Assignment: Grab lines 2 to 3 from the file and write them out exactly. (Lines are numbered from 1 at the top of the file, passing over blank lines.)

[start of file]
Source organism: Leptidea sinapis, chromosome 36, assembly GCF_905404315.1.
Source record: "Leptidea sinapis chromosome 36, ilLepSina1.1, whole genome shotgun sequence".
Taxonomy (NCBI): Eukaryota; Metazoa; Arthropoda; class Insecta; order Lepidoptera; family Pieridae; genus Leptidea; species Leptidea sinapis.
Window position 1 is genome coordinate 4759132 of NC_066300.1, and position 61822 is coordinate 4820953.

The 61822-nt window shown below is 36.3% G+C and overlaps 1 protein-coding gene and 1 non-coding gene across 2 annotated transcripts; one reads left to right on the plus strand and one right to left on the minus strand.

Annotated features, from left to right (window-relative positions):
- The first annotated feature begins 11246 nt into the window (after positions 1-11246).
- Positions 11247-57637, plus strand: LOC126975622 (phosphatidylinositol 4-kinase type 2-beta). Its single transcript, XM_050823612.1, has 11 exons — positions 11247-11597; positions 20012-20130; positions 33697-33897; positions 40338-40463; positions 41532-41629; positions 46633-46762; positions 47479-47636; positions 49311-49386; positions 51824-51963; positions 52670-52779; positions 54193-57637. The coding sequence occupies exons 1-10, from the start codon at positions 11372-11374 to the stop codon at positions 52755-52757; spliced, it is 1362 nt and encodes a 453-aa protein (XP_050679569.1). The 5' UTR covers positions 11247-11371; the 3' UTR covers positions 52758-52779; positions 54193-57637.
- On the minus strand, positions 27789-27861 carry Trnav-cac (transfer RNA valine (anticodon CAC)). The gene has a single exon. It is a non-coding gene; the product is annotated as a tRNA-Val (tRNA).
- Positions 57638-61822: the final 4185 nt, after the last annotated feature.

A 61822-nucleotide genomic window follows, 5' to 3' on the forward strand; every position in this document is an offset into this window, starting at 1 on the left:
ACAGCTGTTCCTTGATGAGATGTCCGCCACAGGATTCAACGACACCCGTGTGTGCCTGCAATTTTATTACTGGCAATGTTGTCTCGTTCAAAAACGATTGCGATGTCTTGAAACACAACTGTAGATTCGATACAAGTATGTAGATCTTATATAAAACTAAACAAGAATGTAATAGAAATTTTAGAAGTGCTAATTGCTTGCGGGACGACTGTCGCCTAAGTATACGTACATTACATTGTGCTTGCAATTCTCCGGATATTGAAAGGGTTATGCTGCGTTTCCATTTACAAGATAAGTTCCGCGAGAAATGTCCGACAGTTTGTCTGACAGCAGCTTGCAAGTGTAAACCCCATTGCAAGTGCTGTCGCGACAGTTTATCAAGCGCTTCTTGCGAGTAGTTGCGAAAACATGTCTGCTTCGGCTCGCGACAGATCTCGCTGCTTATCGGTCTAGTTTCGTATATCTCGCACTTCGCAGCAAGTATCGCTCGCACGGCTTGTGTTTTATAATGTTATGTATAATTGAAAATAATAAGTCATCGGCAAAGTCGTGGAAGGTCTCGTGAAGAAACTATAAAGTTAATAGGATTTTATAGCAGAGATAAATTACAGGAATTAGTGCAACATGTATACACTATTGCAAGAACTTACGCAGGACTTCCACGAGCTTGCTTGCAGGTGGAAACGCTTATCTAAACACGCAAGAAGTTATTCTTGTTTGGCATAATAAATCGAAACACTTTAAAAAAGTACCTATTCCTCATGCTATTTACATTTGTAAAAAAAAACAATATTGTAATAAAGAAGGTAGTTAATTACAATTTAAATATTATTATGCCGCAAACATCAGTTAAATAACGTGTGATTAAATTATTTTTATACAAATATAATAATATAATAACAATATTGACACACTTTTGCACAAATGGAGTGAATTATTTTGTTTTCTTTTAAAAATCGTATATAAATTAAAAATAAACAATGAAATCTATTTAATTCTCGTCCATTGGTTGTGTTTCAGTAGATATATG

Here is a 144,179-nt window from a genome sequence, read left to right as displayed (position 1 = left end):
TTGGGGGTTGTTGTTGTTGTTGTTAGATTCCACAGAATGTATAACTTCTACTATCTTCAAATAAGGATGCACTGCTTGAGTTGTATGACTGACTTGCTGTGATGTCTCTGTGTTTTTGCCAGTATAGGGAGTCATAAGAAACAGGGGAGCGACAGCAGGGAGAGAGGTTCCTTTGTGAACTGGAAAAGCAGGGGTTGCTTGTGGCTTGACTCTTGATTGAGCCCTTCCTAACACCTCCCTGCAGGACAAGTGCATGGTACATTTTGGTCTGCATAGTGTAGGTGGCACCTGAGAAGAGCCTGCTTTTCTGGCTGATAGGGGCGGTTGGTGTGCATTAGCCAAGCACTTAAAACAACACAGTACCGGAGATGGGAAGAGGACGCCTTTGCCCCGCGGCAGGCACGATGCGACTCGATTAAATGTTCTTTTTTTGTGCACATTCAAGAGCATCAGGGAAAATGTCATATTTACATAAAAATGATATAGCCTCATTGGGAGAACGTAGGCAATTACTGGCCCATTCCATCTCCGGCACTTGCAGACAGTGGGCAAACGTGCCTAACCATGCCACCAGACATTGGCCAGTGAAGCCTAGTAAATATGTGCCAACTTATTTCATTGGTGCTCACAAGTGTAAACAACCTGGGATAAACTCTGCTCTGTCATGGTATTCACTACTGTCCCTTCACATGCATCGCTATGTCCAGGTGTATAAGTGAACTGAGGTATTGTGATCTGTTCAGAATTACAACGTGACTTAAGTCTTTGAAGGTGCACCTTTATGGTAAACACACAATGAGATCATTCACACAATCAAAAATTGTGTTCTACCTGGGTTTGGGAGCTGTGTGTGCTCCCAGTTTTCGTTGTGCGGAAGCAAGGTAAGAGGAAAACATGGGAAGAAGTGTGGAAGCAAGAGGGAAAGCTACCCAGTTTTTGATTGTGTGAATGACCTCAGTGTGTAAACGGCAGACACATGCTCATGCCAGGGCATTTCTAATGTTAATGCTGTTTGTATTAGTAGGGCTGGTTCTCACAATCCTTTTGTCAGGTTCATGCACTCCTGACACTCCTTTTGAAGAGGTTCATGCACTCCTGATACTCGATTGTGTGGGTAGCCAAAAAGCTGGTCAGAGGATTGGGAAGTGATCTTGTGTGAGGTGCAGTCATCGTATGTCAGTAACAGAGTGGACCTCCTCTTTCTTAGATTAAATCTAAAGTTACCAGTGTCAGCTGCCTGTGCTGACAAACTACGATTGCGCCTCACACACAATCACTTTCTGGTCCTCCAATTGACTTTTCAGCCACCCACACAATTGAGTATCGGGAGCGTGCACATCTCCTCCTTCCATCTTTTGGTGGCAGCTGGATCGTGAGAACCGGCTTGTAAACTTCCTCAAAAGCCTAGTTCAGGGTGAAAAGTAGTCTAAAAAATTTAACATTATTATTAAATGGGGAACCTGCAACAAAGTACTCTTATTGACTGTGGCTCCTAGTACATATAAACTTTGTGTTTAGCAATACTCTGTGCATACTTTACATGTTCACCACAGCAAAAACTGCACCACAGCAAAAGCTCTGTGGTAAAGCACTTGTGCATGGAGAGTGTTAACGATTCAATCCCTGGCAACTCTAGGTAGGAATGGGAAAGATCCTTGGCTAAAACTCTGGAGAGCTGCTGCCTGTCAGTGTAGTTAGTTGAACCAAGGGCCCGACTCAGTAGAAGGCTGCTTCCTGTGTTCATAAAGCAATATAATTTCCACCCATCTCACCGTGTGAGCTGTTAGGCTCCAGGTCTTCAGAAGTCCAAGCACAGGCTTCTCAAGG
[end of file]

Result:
Source record: "Leptidea sinapis chromosome 36, ilLepSina1.1, whole genome shotgun sequence".
Taxonomy (NCBI): Eukaryota; Metazoa; Arthropoda; class Insecta; order Lepidoptera; family Pieridae; genus Leptidea; species Leptidea sinapis.